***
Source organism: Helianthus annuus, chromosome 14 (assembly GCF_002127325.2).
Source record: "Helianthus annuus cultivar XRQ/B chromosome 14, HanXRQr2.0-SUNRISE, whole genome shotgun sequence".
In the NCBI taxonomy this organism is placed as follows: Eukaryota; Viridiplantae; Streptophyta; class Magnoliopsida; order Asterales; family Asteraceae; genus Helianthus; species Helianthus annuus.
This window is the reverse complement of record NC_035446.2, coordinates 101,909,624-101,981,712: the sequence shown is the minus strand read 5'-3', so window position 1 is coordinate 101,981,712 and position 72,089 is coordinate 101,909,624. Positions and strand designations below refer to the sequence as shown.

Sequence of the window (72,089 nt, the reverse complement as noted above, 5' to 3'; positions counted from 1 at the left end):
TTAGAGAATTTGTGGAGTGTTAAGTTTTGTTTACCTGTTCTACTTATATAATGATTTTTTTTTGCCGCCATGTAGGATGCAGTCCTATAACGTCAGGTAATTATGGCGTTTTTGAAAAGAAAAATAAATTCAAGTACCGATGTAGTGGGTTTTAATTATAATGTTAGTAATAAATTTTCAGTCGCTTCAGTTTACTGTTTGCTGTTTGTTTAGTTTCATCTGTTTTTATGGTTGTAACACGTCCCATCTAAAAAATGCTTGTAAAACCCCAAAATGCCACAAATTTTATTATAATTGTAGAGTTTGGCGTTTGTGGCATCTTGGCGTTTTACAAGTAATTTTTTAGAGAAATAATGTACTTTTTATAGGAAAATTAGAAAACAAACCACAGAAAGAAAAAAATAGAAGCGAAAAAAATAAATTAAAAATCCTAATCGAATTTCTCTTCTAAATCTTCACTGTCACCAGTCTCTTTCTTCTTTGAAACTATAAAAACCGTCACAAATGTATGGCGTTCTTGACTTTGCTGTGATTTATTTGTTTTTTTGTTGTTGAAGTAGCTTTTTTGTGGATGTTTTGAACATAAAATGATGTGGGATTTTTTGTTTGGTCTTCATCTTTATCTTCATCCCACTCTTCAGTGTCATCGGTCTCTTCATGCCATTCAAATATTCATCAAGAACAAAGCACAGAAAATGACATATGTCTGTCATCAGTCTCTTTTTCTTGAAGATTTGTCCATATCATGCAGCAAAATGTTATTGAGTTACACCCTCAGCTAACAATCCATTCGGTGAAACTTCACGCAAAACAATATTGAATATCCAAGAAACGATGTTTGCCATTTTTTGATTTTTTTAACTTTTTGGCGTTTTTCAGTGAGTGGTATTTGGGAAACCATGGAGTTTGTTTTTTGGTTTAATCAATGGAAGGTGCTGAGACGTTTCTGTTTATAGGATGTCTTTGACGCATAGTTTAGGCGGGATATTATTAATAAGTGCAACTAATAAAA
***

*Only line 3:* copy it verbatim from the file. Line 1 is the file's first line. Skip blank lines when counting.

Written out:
In the NCBI taxonomy this organism is placed as follows: Eukaryota; Viridiplantae; Streptophyta; class Magnoliopsida; order Asterales; family Asteraceae; genus Helianthus; species Helianthus annuus.